That's a tall order! Let's dig in and see if we can manage it!

Case Study

This topic is tough to explain without concrete examples, so bear with me while we set some things up. Let's start by looking at how someone may have written a really simple app and some functions for working with their database.

Here's our base monad type:

We've abstracted over our database actions already with the following type-class:

Cool! This looks pretty normal, we have a primary app monad and we can get and store strings in our database via IO using it!

Now that we've got our basic DB interface let's say we want to write a more complex action using it:

It's a pretty simple action, but we should probably add some unit tests! Let's set it up using our AppM instance!

Well, this should work, but we're using IO directly in tests; not only is this going to be slow; but it means we need to have a database running somewhere, and that the tests might pass or fail depending on the initial state of that database! Clearly that's not ideal! We really only want to test the semantics of upperCase and how it glues together the interface of our database; we don't really care which database it's operating over.

Our uppercase action is polymorphic over the monad it uses, so that means we can write a new instance for MonadDB and get it to use that in the tests instead!

Now we have a completely pure way of modeling our DB, which we can seed with initial data, and we can even inspect the final state if we like! This makes writing tests so much easier. We can re-write the upperCase test using State instead of IO! This means we have fewer dependencies, fewer unknowns, and can more directly test the behaviour of the action which we actually care about.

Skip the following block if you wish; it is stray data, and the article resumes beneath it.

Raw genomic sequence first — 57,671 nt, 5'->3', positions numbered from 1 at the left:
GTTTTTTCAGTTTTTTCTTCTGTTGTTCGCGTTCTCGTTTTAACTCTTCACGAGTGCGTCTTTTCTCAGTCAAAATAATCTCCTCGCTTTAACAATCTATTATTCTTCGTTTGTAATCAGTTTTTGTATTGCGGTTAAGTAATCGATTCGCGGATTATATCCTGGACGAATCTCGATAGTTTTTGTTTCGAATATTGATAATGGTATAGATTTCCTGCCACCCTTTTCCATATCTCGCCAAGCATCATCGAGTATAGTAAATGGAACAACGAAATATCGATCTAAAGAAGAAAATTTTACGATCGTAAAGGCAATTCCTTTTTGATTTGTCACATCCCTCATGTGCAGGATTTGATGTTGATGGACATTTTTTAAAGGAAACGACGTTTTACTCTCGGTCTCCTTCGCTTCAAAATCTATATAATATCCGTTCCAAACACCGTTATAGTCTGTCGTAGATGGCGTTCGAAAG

Here's the re-written spec, the test itself is the same, but we no longer run it in IO:

Nifty!

Parameterizing test implementations

The thing about tests is that you often want to test unique and interesting behaviour! This means we'll probably want multiple implementations of our mocked services which each behave differently. Let's say that we want to test what happens if our DB fails on every single call? We could implement a whole new TestM monad with a new instance for MonadDB which errors on every call, and this would work fine, but in the real world we'll probably be mocking out a half-dozen services or more! That means we'll need a half dozen instances for each and every TestM we build! I don't feel like working overtime, so let's see if we can knock down the boilerplate by an order of magnitude. It's getting tough to talk about this abstractly so let's expand our example to include at least one other mocked service. We'll add some capability to our AppM to handle input and output from the console!

Now we can get something from the user and store it in the DB!

Let's jump into testing it! To do so we'll need to make TestM an instance of MonadCli too! Now that we have multiple concerns going on I'm going to use a shared state and add some lenses to make working with everything a bit easier. It's a bit of set-up up-front, but from now on adding additional functionality should be pretty straight-forward!